Apart from wildlife duties – which include me feeding the squirrels and the birds and also hiding from large snakes- most of the day is taken up with treatments. This is my first experience of Ayurveda. ‘Ayur’ means life and ‘veda’ means science and it is quite literally that ‘the science or knowledge of life’. It has been practiced in India and especially in the south for 4000 years. Of course the British Raj banned it along with naturopathy, homeopathy and anything that smelt vaguely unscientific to them. But actually it is scientific and taken very seriously. The Drs here have formal medical qualifications and are constantly doing research into different aspects of it. So this is not just massage with some weird smelling oils (although it does rather boil down to that in the end).

The basic idea is that in order to heal we need to detoxify and purify (its called Panchakarma – pancha means five and karma means therapeutic.) The massages, enemas and other purgations including washing out the nose and eyes are part of that process. Because I am rather broken and also taking chemo and morphine the detoxification process has mainly been hands on massages. I don’t have to do daily enemas. Phew.

Once the body is detoxified it is ready to heal emotionally and physically.  According to ayurveda everyone is made up of energies or doshas. When they are out of alignment we get sick. There are three doshas РVata, Pitta and Kapha and they have to be in harmonious balance for us to be fit and well. They correspond to body type as well as mental strengths etc. I am Vata-Pitta which is normal for a middle aged woman. So all the treatments given and the herbs used correspond to re calibrating the balance of the doshas (which my spell check wants to put as dossiers!).

As well as the treatments we are expected to practice yoga and especially yogic breathing and meditation. The Dr who teaches yoga has a very sing song voice and asks us to feel the ‘wibrations’ so I have nicknamed him Brian (after the Beach Boys of course). The Dr in charge of Ayurveda has a wonderful way of shortening syllables and ends every sentence with ‘correct’ but not as 2 syllables – it’s just one ‘crrect’. I like Dr Correct and he spends his consultation time with me telling me to be patient.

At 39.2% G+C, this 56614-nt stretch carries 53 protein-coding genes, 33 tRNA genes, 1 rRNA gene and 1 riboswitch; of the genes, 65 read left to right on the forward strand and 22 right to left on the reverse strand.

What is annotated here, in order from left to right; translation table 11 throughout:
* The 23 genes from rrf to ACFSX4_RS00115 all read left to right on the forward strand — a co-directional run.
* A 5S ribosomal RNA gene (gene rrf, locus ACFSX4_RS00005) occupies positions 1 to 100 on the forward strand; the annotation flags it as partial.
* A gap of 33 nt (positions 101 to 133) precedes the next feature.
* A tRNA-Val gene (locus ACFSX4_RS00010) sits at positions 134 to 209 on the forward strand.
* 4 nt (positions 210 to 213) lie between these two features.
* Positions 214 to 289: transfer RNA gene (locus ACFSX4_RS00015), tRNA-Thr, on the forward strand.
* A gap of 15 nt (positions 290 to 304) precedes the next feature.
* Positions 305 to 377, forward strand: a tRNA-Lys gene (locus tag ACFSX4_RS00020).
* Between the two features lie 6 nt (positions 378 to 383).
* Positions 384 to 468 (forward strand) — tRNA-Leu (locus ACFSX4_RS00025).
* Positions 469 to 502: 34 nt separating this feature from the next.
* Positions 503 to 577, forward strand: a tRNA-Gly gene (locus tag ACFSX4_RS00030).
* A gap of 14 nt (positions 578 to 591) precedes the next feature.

I have to go off now for more treatment but will continue blog later.

Keep breathing

To India and Beyond

The funny thing about being in a wheelchair at an airport is that the minute you sit down you clearly also don your cloak of invisibility. No one actually talks to you. They talk to the person pushing you (who unless it is a family member is a stranger you have met 5 mins before) ‘can she walk up steps?’…for example was what one personal service person asked the man pushing me. “I am here and reasonably coherent and can answer for myself” I wanted to shout but of course being the good english patient I didn’t scream at the top of my voice or even yell. I merely waited for him to look down and ask me. Have I bought into the helpless cripple routine already?

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A new design and almost a new me

Sorry it has taken me so long to update but I am a computer idiot and so had to be retrained in how to use my website. As Homer Simpson would say ‘Duhh”.

Anyway everything is almost ticketyboo. If it weren’t for the cancer I would be really well. I feel pretty good – have a new trendy pixie hair cut (courtesy of my sis in law) and have managed to make it through another birthday – 51 is such an ugly number – a horrid prime that is neither attractive nor useful. All it means is that I have made it into my 50s so I guess I should be grateful for small mercies.

I am now in a regular cycle of 2 weeks oral chemo and a week off and am about to start my 8th round. No idea how long this will all last – I guess until my body gets too used to it all. I am pretty mobile but hate the cold damp English Autumn weather. When people say they feel the cold in their bones I now fully understand the saying. My bones feel cold and that doesn’t seem to go away no matter how much I heat my flat. In an ideal world I would be a winter bird – flying off to warmer climes the moment the temperature wavered around single digits and arrive back here in time for the beautiful late Spring.

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new fab design